Hunters armed with knives and hunting dogs fitted with GPS-tracking devices have been busted by Queensland authorities in a costly rendezvous earlier this month.
Unarmed rangers confronted two men on bright red quad bikes on November 9. Video of the incident shows one with a large knife inside a leather scabbard strapped to his waist. The other can be seen with his tattooed arms firmly crossed as rangers issue an infringement notice to him.
The pair had set out in search of wild pigs but were yet to track any down. They were each fined $717 after making “full admissions” to hunting inside the Lockyer National Park at the foothills of the Great Dividing Range, the department of environment (DES) said.
The hunters were stopped during a blitz by rangers, beginning on the first weekend of November. The operation followed days of intelligence gathering inside two national parks and a state forest.
“The safety of visitors and staff in our national parks and state forests is our number one priority, and we have no tolerance for those who jeopardise the safety of others,” senior compliance ranger Luke Male said.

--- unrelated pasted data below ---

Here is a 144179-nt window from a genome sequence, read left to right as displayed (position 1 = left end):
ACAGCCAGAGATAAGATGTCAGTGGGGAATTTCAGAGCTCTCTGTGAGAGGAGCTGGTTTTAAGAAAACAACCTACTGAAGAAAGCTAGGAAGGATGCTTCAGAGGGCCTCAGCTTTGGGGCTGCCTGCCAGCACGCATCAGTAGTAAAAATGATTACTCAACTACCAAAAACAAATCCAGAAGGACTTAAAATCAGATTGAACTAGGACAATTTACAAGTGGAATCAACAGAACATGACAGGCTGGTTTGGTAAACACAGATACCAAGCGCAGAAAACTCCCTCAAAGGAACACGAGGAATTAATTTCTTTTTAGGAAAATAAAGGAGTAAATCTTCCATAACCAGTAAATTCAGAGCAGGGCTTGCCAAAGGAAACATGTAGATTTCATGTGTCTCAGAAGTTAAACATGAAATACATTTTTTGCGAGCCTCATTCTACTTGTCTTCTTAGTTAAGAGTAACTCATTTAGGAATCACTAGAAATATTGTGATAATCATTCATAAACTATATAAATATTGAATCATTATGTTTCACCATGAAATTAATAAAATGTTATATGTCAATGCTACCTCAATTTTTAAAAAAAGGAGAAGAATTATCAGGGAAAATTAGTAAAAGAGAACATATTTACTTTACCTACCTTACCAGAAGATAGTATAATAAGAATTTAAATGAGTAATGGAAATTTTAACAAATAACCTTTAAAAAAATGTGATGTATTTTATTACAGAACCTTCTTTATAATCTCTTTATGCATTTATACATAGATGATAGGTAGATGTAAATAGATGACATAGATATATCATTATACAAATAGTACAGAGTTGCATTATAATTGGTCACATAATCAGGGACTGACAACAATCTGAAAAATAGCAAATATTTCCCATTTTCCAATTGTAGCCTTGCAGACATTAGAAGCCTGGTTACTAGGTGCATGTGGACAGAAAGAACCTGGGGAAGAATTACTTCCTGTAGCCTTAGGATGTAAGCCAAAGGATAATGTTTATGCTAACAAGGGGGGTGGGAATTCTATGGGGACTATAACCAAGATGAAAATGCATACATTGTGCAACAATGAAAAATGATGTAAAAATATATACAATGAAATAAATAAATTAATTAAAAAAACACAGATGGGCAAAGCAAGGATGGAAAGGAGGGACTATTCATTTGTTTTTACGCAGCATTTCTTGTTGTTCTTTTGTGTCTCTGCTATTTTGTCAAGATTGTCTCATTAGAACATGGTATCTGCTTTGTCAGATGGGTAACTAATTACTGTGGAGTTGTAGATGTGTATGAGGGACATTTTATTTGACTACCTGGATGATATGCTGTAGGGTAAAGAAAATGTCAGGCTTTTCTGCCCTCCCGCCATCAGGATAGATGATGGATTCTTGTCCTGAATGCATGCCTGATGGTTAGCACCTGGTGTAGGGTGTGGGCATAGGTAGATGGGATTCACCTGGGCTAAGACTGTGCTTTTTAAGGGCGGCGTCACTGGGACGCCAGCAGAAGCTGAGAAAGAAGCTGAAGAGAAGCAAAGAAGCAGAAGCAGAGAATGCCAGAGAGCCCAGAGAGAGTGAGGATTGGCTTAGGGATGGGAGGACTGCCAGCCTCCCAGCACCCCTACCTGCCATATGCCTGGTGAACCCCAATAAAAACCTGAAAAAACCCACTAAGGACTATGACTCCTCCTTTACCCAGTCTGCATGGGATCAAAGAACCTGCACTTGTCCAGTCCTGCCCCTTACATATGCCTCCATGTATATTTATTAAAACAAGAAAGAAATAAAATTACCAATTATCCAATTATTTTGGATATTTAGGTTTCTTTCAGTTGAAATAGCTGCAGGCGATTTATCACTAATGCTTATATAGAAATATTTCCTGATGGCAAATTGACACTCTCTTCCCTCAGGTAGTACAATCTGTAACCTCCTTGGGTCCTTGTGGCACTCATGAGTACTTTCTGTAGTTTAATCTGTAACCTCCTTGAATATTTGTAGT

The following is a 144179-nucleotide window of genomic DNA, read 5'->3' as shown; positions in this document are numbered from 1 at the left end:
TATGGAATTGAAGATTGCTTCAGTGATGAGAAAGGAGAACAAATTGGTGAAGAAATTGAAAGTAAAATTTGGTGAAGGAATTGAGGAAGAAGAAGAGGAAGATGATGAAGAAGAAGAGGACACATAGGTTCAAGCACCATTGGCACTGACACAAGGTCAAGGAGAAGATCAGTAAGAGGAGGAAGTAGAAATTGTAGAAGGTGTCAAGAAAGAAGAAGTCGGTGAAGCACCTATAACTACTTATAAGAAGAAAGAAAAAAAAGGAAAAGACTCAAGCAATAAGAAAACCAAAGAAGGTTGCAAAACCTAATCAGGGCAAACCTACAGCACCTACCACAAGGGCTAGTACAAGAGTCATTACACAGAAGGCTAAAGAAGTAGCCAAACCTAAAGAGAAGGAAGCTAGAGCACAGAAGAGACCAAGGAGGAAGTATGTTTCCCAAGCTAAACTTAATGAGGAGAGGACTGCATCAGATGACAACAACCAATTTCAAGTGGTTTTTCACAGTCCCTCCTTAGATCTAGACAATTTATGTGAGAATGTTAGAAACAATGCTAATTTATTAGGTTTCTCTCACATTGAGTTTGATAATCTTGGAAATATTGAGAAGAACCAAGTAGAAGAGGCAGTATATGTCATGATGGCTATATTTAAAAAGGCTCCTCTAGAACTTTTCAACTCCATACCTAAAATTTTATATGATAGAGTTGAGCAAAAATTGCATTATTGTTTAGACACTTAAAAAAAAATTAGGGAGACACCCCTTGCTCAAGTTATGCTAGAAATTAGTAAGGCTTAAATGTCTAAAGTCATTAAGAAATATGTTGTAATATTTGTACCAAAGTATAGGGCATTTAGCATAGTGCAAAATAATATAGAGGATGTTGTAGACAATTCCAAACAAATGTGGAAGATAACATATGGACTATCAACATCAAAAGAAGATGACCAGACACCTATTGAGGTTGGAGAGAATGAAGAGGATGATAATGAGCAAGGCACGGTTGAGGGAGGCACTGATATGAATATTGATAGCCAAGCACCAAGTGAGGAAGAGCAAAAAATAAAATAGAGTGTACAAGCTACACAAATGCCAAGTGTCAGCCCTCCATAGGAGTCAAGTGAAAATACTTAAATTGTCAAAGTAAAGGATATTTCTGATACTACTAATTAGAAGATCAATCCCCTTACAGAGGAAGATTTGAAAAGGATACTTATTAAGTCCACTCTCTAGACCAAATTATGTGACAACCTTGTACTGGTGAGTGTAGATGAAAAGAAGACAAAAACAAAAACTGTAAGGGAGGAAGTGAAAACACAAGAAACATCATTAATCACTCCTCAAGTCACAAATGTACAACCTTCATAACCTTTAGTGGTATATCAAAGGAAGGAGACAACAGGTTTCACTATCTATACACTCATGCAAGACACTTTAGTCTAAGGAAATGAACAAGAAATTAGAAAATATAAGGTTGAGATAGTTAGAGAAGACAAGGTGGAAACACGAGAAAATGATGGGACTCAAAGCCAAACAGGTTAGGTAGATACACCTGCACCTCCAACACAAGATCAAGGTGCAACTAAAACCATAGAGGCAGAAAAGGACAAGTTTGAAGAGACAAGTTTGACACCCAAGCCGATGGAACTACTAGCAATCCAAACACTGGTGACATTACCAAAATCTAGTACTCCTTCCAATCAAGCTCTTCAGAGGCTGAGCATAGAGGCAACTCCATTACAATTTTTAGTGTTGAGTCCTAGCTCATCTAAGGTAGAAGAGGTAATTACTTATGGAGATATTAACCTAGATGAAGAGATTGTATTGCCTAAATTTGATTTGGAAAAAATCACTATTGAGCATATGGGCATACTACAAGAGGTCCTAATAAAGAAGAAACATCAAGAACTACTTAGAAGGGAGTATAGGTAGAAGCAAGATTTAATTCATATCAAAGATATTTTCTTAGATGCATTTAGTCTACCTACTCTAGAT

“The hunters were carrying knives, riding unregistered quadbikes without helmets and had brought dogs with them into the national park.”
Duo put themselves at risk with banned act in swimming hole
It wasn’t just hunters who were caught doing the wrong thing. In total $7,625 worth of penalties were issued within Lockyer State Forest, Lockyer National Park and Crows Nest National Park.
While rangers had previously taken an “educational approach” to enforcement, Mr Male said “the time for that approach is over”. He said “joyriders” on trail bikes continue to be an issue inside Queensland Parks because their presence is causing “erosion and substantial environmental damage”. In total, 21 infringement notices were issued in relation to illegal use of trail bikes and quad bikes.
Illegal acts inside the parks are a danger to both themselves and other visitors, DES warned. Two people were also fined $575 each for swimming in a restricted waterhole.
“People have died or been seriously injured at the falls, and there is a high risk of rock fall which is why they are closed to the public,” Mr Male said.
Anyone with information about illegal activities inside Queensland’s parks is urged to contact DES on 1300 130 372.
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